Defamation Act comes into force with 'serious harm' now needed for claims to succeed

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The long-awaited Defamation Act 2013 comes into force today bringing sweeping changing to the law of libel.
 
The act introduces a "new serious harm threshold" designed to help people understand when claims should be brought and discourage wasteful use of court time.

Ministers claim the new legislation "reverses the chilling effect" previous libel laws have had on freedom of expression and legitimate debate.

Journalists, scientists and academics have faced unfair legal threats for fairly criticising a company, person or product in the past, the Ministry of Justice said.

Justice minister Shailesh Vara said: "As a result of these new laws, anyone expressing views and engaging in public debate can do so in the knowledge that the law offers them stronger protection against unjust and unfair threats of legal action.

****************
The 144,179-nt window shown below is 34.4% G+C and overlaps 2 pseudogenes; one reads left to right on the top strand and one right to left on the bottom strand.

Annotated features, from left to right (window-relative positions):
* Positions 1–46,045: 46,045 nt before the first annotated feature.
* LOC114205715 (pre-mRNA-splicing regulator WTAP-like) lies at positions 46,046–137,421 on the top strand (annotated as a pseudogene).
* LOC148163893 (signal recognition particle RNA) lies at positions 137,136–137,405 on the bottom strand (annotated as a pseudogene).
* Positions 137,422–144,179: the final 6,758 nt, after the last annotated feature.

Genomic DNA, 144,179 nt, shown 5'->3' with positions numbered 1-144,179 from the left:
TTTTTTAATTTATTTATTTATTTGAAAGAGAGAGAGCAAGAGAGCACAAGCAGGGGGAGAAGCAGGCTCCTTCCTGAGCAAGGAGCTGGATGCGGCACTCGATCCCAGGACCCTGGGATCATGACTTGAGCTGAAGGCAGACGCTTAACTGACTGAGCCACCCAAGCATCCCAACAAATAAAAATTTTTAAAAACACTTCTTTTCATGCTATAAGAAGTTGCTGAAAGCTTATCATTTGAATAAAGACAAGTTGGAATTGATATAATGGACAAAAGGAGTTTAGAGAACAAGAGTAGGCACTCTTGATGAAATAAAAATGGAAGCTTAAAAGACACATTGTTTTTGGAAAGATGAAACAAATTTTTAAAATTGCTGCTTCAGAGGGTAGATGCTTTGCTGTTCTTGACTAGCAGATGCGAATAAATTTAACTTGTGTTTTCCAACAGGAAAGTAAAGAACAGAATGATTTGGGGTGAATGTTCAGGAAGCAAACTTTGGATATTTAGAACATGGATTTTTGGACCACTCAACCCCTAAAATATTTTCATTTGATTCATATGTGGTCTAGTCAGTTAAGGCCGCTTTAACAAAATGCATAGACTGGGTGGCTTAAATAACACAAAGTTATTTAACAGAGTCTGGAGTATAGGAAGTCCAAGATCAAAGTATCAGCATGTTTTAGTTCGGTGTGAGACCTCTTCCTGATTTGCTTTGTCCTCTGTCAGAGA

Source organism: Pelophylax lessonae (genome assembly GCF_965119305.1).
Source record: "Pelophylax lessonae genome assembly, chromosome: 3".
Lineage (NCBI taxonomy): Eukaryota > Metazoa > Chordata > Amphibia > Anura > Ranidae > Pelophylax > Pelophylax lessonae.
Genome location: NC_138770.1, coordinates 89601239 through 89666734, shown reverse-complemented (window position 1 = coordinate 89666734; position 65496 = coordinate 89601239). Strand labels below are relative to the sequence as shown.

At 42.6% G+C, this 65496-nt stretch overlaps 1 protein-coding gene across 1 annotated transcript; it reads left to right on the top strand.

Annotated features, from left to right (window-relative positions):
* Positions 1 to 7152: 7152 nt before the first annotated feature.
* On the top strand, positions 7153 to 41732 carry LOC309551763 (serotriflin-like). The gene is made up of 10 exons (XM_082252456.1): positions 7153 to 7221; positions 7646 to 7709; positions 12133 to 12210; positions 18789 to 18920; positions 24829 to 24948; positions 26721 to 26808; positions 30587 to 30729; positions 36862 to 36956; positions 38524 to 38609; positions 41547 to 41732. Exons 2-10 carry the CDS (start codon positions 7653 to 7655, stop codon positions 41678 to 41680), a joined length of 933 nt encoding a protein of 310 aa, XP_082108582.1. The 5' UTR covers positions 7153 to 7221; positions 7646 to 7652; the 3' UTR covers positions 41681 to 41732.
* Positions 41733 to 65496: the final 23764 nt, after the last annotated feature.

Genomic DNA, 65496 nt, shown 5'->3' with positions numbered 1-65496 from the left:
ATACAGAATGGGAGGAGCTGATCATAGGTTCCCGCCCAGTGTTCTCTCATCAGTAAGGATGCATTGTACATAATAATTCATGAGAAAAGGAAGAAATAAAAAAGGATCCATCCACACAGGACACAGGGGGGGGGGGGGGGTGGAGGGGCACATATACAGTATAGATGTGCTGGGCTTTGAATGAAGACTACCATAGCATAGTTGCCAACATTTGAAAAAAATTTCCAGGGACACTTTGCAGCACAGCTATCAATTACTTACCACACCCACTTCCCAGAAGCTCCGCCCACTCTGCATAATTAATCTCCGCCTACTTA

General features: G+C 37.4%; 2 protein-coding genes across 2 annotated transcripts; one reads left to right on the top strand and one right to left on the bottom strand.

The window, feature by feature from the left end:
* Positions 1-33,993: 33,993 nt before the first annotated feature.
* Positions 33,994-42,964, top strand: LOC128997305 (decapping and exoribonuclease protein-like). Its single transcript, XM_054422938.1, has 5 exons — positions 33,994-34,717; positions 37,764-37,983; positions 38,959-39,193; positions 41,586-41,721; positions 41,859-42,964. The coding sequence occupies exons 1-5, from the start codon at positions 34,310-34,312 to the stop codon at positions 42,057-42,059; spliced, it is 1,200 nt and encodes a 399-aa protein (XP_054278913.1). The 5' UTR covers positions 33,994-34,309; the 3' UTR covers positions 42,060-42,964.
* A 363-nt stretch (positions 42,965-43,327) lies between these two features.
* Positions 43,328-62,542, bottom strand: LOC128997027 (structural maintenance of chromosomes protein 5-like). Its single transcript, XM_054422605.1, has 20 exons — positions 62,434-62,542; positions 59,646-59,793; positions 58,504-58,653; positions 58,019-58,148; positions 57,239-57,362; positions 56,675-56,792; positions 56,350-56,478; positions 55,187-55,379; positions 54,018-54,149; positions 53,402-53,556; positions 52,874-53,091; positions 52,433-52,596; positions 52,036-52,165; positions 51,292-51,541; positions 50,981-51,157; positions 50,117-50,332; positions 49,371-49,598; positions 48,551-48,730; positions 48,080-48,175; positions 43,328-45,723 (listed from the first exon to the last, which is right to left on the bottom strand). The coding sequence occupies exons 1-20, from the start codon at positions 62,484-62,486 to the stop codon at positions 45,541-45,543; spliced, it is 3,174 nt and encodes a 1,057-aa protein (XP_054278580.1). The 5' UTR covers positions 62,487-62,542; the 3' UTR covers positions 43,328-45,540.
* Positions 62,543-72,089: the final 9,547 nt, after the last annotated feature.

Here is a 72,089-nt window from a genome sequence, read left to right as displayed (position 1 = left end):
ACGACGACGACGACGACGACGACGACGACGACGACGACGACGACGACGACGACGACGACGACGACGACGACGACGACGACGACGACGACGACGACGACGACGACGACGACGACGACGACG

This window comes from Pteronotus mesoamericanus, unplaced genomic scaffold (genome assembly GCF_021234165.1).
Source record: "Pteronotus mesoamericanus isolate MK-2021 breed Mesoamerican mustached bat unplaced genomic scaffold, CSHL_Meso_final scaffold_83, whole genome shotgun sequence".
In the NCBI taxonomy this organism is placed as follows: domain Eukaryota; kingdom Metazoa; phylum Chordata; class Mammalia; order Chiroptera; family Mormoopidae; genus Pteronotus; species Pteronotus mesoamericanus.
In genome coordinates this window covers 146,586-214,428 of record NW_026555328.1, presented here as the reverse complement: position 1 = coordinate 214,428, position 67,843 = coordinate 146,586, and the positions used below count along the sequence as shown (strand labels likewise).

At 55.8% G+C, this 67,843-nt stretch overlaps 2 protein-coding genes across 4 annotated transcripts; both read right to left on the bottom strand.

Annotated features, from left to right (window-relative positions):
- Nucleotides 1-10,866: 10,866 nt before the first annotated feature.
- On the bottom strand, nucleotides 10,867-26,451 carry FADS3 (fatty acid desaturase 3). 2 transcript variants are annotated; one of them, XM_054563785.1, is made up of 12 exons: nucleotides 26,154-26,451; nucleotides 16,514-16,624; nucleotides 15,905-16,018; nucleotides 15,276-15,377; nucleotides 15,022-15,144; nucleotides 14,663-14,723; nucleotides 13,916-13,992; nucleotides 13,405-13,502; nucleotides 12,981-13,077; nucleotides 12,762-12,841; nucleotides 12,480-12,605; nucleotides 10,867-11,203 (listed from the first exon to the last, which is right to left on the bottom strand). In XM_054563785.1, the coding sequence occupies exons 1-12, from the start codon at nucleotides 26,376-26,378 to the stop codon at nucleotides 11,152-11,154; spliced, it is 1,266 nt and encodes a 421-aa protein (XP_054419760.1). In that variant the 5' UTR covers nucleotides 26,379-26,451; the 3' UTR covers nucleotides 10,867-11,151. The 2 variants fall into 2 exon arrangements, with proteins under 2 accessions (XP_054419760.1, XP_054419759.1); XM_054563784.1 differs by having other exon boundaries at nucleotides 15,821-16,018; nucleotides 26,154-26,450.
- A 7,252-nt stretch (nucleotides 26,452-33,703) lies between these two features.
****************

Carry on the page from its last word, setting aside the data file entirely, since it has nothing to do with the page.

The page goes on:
"These laws coming into force represent the end of a long and hard-fought battle to ensure a fair balance is struck between the right to freedom of expression and people's ability to protect their reputation."

The Defamation Act contains a series of measures including protection for scientists and academics publishing peer-reviewed material in scientific and academic journals, and protection for those who are publishing material on a matter of public interest where they reasonably believe that publication is in the public interest.

A new process has also been introduced aimed at helping potential victims of defamation online by resolving the dispute directly with the person who has posted the statement.

It should offer better protection for the operators of websites hosting user-generated content, the MoJ said.

Elsewhere, a single publication rule to prevent repeated claims against a publisher about the same material has been introduced.

"Libel tourism" has been targeted by tightening the test for claims involving those with little connection to England and Wales being brought before the courts.

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